On April 3rd the tug Henry Hoover left Halifax towing the schooner Amateur, loaded with 200 coffins and lumber for building more. Aboard the Hoover were some who had come to Halifax to identify dead relatives. Lying in rows on the rocks were almost 200 bodies recovered from the sea—men in heavy seamen's clothes, women in dresses torn to rags in the waves, children covered with sailcloth. The bodies were examined by the local magistrate, Edmund Ryan, and those unidentified or unclaimed were placed in coffins for burial. Cunard's Halifax office, which was acting as agent for the White Star Line, sent down extra picks and shovels, along with gravediggers to help the men of Lower Prospect and Terence Bay.
 
In the little cemetery in Terence Bay, near the ocean below his church, Rev. Ancient read the funeral service above a large common grave that would eventually hold 277 Protestants, while the villagers and a few visitors from Halifax gathered nearby. Rev Martin Maas, the Roman Catholic priest from Upper Prospect, officiated at the burials of some 150 Catholics who were interred in the Star of the Sea Cemetery at Lower Prospect. The cost for the burials was  paid by the government of Canada, subsidized by unclaimed money and valuables recovered from the bodies.

William Johnson Ancient, the man responsible for John Firth's redemption, was a native of Lincolnshire, England, who had served in the Royal Navy before joining the Anglican clergy and being posted to Halifax as a scripture reader. Soon after that, he was sent as a missionary to Terence Bay, where he served until later in the summer of 1873, and was posted to several locations in Nova Scotia. He died in 1908 and is buried in Halifax.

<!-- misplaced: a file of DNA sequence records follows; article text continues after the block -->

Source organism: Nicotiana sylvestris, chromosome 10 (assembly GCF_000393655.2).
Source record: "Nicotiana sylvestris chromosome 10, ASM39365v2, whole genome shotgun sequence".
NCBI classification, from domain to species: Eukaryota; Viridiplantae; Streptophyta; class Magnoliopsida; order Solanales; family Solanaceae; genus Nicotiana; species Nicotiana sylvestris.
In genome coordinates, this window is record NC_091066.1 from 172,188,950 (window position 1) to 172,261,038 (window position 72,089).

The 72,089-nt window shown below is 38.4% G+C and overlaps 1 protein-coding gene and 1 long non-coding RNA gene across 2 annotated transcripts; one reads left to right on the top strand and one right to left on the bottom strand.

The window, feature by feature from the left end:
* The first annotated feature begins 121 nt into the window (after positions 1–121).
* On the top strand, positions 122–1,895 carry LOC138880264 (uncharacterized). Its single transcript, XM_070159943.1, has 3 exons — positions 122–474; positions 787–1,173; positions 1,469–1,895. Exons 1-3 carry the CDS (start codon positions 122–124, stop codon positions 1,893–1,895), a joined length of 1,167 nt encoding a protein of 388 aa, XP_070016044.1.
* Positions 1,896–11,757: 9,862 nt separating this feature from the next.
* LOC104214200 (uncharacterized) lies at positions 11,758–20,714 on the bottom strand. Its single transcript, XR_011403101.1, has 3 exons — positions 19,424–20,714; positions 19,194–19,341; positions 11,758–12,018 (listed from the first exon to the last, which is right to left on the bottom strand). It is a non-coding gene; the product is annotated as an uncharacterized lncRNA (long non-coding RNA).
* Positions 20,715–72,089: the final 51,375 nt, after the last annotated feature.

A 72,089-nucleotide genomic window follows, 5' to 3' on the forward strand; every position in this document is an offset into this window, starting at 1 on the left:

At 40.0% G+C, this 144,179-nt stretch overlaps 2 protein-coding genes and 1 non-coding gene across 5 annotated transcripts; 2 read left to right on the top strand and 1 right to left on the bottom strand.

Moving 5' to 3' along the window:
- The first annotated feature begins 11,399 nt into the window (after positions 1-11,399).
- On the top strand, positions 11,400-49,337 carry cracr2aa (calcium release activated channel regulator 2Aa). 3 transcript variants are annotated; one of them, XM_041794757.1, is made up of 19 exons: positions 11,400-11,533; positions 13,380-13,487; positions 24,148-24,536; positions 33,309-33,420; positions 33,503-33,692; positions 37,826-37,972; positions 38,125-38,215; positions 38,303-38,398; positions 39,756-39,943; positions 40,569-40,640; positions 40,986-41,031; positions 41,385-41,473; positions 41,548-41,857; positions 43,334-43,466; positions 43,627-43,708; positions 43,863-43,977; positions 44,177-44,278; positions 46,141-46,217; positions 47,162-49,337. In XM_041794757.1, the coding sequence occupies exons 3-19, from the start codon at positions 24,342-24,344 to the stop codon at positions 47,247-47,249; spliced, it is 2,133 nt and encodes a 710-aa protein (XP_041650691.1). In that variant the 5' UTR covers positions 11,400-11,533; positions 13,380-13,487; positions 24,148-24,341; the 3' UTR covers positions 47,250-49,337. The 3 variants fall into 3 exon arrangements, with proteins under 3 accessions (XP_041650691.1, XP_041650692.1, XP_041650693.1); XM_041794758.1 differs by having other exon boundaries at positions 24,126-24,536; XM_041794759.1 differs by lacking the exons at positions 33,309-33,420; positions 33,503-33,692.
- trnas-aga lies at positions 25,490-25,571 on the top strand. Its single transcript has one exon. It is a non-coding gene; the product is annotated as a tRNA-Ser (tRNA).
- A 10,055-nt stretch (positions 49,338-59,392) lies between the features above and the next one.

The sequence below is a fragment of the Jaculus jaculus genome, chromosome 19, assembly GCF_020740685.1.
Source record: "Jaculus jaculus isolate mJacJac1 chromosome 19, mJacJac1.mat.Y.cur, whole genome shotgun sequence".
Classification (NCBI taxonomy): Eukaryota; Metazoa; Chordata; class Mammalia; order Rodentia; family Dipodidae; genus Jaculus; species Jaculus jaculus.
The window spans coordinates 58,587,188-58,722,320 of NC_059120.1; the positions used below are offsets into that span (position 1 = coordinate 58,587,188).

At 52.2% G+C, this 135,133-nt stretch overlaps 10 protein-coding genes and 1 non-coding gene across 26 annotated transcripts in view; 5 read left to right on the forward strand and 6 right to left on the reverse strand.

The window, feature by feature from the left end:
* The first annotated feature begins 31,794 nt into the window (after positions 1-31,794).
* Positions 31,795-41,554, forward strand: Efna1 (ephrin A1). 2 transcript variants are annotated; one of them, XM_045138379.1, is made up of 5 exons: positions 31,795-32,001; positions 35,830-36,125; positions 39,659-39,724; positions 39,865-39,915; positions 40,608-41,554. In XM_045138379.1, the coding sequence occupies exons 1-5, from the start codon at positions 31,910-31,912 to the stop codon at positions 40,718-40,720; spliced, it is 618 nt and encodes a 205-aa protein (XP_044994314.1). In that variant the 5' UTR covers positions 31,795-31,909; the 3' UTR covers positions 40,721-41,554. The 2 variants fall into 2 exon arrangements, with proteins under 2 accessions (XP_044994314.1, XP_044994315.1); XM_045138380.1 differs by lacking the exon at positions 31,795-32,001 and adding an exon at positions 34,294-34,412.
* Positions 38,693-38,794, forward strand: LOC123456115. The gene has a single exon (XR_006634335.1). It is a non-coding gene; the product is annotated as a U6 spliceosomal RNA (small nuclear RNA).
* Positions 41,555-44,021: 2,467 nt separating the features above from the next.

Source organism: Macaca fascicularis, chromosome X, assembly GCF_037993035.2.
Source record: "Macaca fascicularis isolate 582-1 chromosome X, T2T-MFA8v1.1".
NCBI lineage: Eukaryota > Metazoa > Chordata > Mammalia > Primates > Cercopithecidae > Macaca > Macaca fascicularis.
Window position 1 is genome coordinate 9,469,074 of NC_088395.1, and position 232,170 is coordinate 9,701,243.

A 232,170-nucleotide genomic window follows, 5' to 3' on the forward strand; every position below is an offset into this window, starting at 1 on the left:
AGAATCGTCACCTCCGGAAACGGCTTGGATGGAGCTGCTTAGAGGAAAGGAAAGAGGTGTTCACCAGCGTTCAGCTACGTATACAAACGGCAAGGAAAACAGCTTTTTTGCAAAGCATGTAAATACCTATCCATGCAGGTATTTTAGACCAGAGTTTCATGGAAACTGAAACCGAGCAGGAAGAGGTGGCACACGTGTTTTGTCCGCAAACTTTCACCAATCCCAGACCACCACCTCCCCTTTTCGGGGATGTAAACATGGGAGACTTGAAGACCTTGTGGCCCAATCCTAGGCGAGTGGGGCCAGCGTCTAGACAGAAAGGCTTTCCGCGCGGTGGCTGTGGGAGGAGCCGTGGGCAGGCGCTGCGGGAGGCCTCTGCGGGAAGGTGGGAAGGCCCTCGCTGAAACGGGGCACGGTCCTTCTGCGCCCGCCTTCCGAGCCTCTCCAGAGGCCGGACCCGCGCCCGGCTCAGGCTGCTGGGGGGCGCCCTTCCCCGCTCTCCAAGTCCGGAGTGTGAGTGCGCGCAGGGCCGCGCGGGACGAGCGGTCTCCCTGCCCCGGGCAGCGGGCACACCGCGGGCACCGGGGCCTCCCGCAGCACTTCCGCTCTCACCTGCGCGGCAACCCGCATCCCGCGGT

Ancient's bravery in rescuing Firth from the rigging caught the imagination of the world. The Chicago Relief Committee sent a magnificent watch to the clergyman (now displayed at the Maritime Museum of the Atlantic in Halifax) and a sum of money to be distributed to the rescuers. They also remembered some of the young women who had been so kind to the shipwrecked passengers as they sent a gold locket and chain and twenty pounds sterling to Sarah Jane O'Reilly, and a gold locket and chain and ten pounds sterling each to the Misses Agatha and Kate O'Brien. Funds were raised in Boston and other cities and sent to be distributed among deserving families of Lower Prospect, Upper Prospect and Terence Bay who had rendered service to the shipwrecked passengers and crew.
 
The Canadian government, assisted by the White Star Line, reimbursed those who participated in the rescue and others who incurred expenses by billeting, feeding and clothing the refugees. The government also paid rewards to the men who manned the rescue boats and risked their lives in getting the living passengers and crew to shore. Prominent in the rescue were members of the Clancy, Ryan, Blackburn, Coolen, O'Brien, Dollard, Brophy and Lacey families from Lower Prospect, the Purcells, Whites, Powers and Duggans from Upper Prospect, Thomas Twohig from Pennant and John Slaunwhite from Terence Bay.